A Senate panel on Thursday postponed a vote on whether to recommend confirmation of President Obama's choice for labor secretary, amid questions about her husband's taxes.
The delay came after USA Today reported that the husband of Hilda Solis paid more than $6,000 to Los Angeles County Wednesday to settle tax liens against his car repair business.
Three Obama nominees have been criticized for having tax problems, and two eventually withdrew their names from consideration for Cabinet posts. But White House spokesman Robert Gibbs said Solis' confirmation is not in jeopardy.
"She's not a partner in that business, so we're not going to penalize her for her husband's business mistakes. Obviously, her husband, I think, has and should pay any taxes he owes," Gibbs said.
The Senate Health, Education, Labor and Pensions Committee issued a statement Thursday saying the vote on Solis was being postponed to give lawmakers more time to review documents. Gibbs said the administration reviewed Solis' tax returns and found everything in order.
The White House has been stung by criticism over nominees' tax problems. Treasury Secretary Timothy Geithner's confirmation was held up because he owed more than $48,000 in back taxes and interest. He apologized and paid the taxes, but Republicans took him to task during Senate hearings.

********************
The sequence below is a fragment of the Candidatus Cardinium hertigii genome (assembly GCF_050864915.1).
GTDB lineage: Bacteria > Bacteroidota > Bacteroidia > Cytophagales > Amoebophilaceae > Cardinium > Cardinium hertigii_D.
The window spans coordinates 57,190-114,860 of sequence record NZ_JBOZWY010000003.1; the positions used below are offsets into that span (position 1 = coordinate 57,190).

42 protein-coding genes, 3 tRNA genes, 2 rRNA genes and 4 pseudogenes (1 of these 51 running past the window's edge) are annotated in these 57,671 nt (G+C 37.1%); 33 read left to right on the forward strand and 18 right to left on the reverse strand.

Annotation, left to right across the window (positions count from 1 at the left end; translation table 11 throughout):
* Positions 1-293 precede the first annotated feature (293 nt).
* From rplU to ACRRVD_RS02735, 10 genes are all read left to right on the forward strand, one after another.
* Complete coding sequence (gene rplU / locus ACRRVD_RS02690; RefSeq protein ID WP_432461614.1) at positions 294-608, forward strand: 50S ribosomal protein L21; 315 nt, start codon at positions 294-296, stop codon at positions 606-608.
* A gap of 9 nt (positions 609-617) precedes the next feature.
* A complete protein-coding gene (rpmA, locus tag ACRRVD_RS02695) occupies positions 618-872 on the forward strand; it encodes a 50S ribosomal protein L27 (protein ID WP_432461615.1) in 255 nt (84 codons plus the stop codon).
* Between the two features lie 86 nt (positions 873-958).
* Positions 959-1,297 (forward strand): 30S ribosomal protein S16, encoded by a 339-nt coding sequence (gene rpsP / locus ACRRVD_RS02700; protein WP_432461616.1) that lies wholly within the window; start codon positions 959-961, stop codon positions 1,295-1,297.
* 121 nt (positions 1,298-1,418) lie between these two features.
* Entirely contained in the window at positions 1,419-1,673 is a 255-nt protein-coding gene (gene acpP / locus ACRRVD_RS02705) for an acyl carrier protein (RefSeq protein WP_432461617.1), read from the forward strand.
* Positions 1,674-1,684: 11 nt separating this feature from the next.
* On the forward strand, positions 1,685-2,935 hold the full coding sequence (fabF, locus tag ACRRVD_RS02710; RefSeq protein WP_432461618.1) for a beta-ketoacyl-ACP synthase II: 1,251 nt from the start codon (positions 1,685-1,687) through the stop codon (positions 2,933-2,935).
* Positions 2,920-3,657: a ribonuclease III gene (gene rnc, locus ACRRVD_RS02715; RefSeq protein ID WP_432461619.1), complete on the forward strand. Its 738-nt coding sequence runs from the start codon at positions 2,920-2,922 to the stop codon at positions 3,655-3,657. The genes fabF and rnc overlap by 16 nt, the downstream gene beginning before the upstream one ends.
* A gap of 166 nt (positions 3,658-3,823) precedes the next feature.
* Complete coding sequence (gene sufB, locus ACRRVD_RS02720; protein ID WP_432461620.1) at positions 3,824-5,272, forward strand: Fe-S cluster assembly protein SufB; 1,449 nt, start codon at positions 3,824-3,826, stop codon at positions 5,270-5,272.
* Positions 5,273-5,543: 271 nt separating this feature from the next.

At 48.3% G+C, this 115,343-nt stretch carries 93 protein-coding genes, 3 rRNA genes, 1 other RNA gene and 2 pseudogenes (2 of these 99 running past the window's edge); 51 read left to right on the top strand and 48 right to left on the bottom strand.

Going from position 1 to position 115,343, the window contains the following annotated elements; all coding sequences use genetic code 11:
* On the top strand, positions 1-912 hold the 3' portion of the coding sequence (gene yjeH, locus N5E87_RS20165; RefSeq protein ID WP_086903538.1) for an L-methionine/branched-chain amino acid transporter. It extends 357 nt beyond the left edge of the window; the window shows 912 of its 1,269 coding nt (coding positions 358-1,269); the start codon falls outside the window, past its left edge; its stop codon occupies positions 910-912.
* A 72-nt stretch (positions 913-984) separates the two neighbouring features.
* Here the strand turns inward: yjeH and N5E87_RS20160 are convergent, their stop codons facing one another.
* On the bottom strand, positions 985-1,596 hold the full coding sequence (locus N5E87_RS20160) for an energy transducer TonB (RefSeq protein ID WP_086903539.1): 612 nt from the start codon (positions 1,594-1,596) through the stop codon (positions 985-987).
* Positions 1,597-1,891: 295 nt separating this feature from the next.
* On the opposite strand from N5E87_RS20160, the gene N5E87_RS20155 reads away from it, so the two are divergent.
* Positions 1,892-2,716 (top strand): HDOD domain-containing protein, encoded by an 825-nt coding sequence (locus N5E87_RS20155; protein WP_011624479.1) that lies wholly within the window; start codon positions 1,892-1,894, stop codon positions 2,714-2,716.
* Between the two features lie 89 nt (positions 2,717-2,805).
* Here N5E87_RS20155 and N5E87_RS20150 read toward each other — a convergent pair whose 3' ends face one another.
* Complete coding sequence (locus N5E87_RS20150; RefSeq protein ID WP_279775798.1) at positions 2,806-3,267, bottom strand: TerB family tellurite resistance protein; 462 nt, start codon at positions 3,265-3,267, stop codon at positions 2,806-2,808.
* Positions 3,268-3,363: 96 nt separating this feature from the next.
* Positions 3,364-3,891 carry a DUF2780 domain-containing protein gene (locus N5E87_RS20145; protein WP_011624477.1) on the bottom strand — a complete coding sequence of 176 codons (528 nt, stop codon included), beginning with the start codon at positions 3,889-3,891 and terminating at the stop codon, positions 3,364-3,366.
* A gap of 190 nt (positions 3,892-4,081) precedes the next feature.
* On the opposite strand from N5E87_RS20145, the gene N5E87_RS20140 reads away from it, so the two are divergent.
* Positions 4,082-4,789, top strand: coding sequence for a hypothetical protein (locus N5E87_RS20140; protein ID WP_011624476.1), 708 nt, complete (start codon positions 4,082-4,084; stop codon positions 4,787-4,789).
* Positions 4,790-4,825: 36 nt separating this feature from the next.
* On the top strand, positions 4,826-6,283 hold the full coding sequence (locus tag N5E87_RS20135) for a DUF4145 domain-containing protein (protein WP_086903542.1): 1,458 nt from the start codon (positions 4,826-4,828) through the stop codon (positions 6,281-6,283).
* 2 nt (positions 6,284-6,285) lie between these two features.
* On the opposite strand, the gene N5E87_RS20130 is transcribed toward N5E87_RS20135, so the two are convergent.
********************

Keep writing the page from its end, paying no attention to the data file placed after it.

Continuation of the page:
Earlier this week, former Sen. Tom Daschle withdrew his name from consideration as Obama's nominee for secretary of health and human services amid reports he filed amended returns to pay back taxes, and Nancy Killefer dropped her bid to be the nation's first performance officer after it was reported the District of Columbia had filed a lien against her home in 2005 for failure to pay unemployment compensation taxes on household help.
Republicans have also raised questions about Solis' role as a board member of American Rights At Work, a group that is pushing Congress to pass legislation that would make it easier for workers to join unions.
Solis has said her work for the group did not involve any lobbying activities.
From NPR and wire reports